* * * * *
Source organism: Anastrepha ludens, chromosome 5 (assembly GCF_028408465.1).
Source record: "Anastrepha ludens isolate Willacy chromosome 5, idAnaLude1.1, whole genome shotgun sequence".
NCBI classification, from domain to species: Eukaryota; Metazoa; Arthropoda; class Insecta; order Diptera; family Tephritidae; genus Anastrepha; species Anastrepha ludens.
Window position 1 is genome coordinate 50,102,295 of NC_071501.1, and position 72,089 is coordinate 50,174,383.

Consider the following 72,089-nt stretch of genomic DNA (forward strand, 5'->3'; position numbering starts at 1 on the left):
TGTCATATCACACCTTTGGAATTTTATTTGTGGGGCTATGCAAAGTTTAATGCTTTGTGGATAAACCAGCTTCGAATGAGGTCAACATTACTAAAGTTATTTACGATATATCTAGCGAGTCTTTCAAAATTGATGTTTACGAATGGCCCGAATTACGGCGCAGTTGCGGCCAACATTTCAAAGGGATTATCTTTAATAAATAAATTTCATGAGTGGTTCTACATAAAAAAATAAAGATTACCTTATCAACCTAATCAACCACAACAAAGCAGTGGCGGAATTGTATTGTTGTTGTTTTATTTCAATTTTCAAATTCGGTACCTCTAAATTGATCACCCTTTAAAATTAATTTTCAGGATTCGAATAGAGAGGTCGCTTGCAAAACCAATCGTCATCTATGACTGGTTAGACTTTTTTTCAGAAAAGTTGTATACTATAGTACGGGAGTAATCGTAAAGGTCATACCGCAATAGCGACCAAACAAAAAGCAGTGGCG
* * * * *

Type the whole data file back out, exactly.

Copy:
Source organism: Anastrepha ludens, chromosome 5 (assembly GCF_028408465.1).
Source record: "Anastrepha ludens isolate Willacy chromosome 5, idAnaLude1.1, whole genome shotgun sequence".
NCBI classification, from domain to species: Eukaryota; Metazoa; Arthropoda; class Insecta; order Diptera; family Tephritidae; genus Anastrepha; species Anastrepha ludens.
Window position 1 is genome coordinate 50,102,295 of NC_071501.1, and position 72,089 is coordinate 50,174,383.

Consider the following 72,089-nt stretch of genomic DNA (forward strand, 5'->3'; position numbering starts at 1 on the left):
TGTCATATCACACCTTTGGAATTTTATTTGTGGGGCTATGCAAAGTTTAATGCTTTGTGGATAAACCAGCTTCGAATGAGGTCAACATTACTAAAGTTATTTACGATATATCTAGCGAGTCTTTCAAAATTGATGTTTACGAATGGCCCGAATTACGGCGCAGTTGCGGCCAACATTTCAAAGGGATTATCTTTAATAAATAAATTTCATGAGTGGTTCTACATAAAAAAATAAAGATTACCTTATCAACCTAATCAACCACAACAAAGCAGTGGCGGAATTGTATTGTTGTTGTTTTATTTCAATTTTCAAATTCGGTACCTCTAAATTGATCACCCTTTAAAATTAATTTTCAGGATTCGAATAGAGAGGTCGCTTGCAAAACCAATCGTCATCTATGACTGGTTAGACTTTTTTTCAGAAAAGTTGTATACTATAGTACGGGAGTAATCGTAAAGGTCATACCGCAATAGCGACCAAACAAAAAGCAGTGGCG